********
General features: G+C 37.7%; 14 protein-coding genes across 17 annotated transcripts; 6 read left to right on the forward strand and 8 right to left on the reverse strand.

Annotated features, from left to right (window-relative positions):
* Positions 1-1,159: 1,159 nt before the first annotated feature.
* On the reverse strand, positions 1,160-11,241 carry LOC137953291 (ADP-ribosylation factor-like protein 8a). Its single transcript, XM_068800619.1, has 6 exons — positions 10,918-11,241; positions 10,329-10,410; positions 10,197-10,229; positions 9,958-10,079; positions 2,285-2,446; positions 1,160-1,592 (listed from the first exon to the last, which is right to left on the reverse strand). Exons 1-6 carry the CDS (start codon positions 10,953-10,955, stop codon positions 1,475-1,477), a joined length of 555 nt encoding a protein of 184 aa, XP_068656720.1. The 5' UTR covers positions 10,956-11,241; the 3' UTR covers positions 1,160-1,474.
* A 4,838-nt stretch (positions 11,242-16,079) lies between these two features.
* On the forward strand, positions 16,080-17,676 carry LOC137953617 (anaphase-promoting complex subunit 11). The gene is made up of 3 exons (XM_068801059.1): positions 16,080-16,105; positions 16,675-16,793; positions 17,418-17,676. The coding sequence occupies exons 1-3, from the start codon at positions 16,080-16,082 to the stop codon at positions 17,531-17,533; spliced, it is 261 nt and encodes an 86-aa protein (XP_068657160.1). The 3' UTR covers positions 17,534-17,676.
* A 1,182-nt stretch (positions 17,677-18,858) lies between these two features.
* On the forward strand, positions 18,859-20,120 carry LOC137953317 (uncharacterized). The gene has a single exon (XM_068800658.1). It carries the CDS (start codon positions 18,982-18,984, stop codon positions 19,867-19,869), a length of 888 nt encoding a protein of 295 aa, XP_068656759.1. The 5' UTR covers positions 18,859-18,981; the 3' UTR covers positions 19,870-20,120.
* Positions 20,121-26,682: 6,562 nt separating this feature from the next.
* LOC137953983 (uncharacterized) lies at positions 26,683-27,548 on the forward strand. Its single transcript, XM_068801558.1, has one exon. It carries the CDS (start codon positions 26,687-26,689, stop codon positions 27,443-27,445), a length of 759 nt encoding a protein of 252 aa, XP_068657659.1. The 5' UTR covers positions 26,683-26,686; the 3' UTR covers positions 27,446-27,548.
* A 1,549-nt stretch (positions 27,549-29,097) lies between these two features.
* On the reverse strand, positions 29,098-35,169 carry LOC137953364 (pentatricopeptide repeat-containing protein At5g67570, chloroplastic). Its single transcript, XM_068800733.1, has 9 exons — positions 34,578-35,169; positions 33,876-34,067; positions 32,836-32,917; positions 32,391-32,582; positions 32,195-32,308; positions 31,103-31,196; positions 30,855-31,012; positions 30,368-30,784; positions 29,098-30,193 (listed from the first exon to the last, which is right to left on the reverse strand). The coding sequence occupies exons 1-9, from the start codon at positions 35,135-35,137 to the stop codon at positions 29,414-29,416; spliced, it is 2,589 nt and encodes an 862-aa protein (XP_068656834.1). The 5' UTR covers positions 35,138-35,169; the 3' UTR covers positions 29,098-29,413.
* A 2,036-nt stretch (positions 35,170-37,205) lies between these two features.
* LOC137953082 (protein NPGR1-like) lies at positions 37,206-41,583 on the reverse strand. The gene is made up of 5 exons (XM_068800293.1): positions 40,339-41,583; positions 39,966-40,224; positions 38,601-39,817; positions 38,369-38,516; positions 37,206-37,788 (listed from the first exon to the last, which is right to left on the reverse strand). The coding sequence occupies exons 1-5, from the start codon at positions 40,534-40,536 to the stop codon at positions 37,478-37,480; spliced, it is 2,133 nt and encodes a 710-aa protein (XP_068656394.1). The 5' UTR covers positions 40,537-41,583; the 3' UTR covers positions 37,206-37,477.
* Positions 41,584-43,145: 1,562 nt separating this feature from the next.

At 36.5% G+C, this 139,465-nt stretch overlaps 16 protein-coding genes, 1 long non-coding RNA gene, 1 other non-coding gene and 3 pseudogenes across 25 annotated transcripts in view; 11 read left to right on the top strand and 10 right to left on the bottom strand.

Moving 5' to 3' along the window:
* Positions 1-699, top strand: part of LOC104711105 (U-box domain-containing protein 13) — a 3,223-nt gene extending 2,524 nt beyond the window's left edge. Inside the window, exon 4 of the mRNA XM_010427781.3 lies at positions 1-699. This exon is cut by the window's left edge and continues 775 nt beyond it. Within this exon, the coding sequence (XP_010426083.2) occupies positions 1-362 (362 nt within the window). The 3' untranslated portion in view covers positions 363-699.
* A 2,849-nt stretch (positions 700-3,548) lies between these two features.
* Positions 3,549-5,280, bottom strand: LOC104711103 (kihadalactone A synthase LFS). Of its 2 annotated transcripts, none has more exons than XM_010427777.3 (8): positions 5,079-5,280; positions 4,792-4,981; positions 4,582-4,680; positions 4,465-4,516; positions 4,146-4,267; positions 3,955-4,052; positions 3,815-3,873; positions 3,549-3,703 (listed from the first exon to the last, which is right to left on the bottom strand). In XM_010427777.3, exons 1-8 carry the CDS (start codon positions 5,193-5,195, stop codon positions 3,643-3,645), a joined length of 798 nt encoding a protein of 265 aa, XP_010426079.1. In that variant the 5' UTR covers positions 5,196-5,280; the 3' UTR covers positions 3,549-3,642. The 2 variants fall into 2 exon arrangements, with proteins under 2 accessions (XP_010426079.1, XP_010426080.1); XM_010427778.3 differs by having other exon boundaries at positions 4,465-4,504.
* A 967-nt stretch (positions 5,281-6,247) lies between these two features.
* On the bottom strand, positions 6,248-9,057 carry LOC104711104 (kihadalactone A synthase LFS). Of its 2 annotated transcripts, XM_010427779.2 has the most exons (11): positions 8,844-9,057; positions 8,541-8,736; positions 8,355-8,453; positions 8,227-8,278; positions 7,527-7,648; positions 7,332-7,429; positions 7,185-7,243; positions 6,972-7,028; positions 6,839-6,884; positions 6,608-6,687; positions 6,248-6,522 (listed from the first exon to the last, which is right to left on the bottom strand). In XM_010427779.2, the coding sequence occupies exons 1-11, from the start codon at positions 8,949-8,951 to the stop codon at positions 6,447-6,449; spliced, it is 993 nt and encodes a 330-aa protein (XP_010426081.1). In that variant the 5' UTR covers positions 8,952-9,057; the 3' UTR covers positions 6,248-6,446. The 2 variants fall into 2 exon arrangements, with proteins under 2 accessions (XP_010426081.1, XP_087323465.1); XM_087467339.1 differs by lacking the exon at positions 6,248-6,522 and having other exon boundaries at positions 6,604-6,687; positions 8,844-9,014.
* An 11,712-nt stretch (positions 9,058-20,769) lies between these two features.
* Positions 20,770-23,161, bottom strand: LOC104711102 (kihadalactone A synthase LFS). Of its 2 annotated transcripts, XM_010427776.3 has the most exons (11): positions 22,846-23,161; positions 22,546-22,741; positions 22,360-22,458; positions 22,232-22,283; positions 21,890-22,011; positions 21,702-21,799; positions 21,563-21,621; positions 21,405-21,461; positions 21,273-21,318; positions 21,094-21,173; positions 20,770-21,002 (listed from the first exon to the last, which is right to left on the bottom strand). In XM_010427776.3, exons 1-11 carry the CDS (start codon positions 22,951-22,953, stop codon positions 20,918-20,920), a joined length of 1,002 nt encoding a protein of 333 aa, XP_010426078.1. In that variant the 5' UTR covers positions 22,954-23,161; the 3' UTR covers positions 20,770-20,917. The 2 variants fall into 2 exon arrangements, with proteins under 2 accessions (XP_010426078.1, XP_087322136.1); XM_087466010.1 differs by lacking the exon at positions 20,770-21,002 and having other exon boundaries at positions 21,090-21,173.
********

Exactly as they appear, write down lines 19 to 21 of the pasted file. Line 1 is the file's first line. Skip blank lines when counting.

* A 2,849-nt stretch (positions 700-3,548) lies between these two features.
* Positions 3,549-5,280, bottom strand: LOC104711103 (kihadalactone A synthase LFS). Of its 2 annotated transcripts, none has more exons than XM_010427777.3 (8): positions 5,079-5,280; positions 4,792-4,981; positions 4,582-4,680; positions 4,465-4,516; positions 4,146-4,267; positions 3,955-4,052; positions 3,815-3,873; positions 3,549-3,703 (listed from the first exon to the last, which is right to left on the bottom strand). In XM_010427777.3, exons 1-8 carry the CDS (start codon positions 5,193-5,195, stop codon positions 3,643-3,645), a joined length of 798 nt encoding a protein of 265 aa, XP_010426079.1. In that variant the 5' UTR covers positions 5,196-5,280; the 3' UTR covers positions 3,549-3,642. The 2 variants fall into 2 exon arrangements, with proteins under 2 accessions (XP_010426079.1, XP_010426080.1); XM_010427778.3 differs by having other exon boundaries at positions 4,465-4,504.
* A 967-nt stretch (positions 5,281-6,247) lies between these two features.